Mobility, Control, and the Pandemic Across the Americas: First Findings of a Transnational Collective Project
Abstract / Resumen / Resumo
Before COVID-19, countries in the Americas –deeply unequal spaces historically determined by migrants’ mobilities –, broadly speaking, had hardened their migratory policies provoking the augment of undocumented migrants, the limitation of the right to refuge, exacerbating hence the tension between mobility and control. Based on initial findings of a collaborative and comparative research project between 19 countries in the Americas, the article argues that current pandemic justifies a perverse intersection between health policies and politics to control mobility that has configured a de facto state of exception in migration matters which magnifies the existing tension between mobility and control. By reviewing press material, policy documents and complementing with migrants’ testimonies from certain countries of North, Central, South American and Caribbean regions, the article proves that common situations are being shaped across the Americas which disproportionately affect regional and extracontinental undocumented migrants and asylum seekers confining them to everyday hyper-precarization and dispossession of rights. It also shows that new forms of migrants’ mobility are emerging. The article focuses thus on five intertwined common situations: 1) border closures and augment of internal policing; 2) suspension or limitation of the right to refuge; 3) selective hyper-nationalist aid programmes; 4) the adoption of a new anti-migrant legal architecture, and, 5) new forms of mobility and the migrant struggle. As the article suggests, against current pandemic and hyper-control, migrants’ mobilities are strategies of resistance with spatial effects on national and transnational scales across the continent.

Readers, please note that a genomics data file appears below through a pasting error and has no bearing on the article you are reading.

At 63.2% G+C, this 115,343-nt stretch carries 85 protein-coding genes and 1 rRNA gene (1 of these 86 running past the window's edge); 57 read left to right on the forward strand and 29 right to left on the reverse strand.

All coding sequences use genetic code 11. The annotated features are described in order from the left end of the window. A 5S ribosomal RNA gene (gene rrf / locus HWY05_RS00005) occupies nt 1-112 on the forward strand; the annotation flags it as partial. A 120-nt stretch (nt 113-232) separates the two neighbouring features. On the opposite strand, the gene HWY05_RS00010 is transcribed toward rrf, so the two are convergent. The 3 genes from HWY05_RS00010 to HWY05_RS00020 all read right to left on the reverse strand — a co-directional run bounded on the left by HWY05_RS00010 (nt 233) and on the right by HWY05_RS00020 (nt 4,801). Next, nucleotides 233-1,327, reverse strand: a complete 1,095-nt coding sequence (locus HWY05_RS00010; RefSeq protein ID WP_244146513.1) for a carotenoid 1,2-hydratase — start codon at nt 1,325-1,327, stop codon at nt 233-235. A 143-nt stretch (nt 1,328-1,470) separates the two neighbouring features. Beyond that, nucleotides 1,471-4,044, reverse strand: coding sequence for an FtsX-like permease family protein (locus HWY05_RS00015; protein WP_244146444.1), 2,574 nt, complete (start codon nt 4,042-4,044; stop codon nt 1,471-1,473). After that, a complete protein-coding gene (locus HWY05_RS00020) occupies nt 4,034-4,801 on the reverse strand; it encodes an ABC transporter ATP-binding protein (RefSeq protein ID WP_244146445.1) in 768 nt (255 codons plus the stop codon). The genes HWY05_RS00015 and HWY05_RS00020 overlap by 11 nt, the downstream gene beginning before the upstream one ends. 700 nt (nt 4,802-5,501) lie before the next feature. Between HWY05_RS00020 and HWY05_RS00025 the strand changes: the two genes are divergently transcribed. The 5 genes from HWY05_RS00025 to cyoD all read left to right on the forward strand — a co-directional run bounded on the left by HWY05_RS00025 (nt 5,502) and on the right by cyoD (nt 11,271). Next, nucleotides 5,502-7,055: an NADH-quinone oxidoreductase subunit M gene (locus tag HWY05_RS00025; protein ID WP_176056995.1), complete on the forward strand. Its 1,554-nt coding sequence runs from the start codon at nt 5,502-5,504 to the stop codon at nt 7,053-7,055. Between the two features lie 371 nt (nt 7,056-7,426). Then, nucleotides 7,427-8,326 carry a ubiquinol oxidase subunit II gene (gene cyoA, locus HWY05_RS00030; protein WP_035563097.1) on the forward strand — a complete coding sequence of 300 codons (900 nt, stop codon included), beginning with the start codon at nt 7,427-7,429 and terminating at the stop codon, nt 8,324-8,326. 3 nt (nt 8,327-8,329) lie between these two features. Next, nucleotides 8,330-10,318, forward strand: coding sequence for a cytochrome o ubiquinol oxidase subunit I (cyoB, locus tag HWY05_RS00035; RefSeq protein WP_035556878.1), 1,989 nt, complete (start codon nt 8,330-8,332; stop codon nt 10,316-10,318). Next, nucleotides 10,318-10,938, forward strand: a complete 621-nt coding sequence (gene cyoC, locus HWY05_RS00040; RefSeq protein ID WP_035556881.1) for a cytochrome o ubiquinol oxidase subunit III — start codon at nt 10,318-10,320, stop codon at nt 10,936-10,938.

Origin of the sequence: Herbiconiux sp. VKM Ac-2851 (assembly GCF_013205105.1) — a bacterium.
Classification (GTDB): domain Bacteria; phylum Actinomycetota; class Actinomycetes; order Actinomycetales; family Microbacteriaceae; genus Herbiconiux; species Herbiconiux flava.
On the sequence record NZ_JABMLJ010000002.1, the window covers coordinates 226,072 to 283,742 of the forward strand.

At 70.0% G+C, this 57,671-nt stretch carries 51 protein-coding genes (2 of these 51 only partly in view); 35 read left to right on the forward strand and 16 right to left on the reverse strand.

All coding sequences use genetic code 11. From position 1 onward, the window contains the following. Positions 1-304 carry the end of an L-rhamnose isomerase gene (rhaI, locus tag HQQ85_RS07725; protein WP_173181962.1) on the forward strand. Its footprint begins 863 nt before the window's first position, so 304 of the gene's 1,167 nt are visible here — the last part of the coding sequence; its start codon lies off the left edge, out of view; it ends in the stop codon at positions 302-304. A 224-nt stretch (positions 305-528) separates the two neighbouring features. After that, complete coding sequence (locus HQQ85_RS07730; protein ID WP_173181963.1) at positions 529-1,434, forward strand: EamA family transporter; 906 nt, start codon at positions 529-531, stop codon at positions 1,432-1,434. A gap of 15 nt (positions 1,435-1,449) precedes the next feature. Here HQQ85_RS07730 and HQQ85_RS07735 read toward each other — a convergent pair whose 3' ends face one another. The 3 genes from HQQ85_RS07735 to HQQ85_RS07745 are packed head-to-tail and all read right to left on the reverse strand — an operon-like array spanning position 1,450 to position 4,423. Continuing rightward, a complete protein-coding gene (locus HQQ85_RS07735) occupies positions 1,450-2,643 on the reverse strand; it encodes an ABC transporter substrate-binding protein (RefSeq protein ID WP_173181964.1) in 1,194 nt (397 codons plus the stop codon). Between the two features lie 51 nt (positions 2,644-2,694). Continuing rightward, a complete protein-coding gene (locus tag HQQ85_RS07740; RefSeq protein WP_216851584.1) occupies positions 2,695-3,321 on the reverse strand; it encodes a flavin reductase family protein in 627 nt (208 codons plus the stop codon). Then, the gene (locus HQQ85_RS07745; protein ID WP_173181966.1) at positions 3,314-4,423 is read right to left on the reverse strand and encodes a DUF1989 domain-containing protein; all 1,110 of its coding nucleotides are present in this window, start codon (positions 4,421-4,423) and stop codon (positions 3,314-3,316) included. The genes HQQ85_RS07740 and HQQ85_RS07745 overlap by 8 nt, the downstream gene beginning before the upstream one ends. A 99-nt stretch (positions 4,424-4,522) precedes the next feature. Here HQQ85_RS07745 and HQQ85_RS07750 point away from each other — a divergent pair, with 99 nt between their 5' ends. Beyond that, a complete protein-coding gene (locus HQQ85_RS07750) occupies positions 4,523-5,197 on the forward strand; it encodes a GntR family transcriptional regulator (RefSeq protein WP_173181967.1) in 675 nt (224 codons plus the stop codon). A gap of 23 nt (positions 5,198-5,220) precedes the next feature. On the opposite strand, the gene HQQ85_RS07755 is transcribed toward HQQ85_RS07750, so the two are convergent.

Alvarez Velasco, Soledad
"Mobility, Control, and the Pandemic Across the Americas: First Findings of a Transnational Collective Project,"
Journal of Latin American Geography
Available at: https://muse.jhu.edu/article/787925